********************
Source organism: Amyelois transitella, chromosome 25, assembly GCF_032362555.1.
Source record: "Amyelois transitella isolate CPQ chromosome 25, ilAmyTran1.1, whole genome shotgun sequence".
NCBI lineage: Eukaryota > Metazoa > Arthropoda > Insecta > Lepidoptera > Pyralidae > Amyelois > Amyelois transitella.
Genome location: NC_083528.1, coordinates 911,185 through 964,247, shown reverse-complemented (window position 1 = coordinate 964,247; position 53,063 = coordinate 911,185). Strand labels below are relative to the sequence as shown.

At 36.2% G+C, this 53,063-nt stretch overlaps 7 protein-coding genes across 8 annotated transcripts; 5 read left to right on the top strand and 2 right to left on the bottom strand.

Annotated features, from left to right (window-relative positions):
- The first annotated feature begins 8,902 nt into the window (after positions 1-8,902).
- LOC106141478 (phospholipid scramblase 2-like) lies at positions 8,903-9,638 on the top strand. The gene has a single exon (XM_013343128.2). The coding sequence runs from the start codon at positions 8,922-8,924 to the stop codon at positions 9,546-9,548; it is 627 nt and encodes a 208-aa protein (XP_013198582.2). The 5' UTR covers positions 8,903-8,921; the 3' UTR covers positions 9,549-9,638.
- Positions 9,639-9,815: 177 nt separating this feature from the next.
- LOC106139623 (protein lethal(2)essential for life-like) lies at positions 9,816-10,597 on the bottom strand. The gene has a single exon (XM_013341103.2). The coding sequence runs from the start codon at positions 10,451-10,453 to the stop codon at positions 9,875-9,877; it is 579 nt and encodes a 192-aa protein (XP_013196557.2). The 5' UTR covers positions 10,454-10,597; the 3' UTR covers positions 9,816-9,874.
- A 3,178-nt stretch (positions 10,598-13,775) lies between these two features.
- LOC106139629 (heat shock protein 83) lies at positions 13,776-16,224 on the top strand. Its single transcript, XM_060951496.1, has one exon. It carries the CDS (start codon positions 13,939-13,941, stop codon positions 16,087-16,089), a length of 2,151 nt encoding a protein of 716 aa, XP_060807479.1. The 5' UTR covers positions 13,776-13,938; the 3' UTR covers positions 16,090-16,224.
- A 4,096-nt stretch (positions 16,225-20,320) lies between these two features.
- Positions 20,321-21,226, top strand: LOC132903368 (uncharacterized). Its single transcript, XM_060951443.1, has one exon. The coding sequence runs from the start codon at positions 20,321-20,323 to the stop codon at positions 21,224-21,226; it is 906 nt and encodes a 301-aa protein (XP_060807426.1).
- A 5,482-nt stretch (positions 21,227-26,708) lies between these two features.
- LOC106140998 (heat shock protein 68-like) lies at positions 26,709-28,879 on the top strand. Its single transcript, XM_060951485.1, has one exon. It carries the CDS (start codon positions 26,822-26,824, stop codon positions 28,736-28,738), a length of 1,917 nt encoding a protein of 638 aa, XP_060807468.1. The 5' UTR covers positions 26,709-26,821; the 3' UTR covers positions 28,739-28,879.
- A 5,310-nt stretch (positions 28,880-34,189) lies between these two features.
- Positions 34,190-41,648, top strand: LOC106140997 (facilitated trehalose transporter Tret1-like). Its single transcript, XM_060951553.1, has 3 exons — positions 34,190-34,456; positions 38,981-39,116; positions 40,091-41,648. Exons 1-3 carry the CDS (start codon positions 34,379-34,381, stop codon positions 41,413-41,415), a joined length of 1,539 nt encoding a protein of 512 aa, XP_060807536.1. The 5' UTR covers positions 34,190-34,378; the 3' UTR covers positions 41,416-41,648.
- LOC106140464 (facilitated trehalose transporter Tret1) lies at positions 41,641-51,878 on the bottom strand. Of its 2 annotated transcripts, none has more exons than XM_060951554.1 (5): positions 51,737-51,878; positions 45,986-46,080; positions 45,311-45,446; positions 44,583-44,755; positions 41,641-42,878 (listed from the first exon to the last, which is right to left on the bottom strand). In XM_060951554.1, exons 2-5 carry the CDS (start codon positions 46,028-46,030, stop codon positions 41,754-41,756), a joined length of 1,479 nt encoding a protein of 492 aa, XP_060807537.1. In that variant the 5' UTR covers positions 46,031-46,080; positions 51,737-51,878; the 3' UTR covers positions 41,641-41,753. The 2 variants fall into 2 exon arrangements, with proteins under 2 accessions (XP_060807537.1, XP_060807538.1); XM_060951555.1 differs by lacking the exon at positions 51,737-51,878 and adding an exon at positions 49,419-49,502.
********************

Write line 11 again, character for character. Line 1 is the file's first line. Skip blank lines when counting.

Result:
- A 3,178-nt stretch (positions 10,598-13,775) lies between these two features.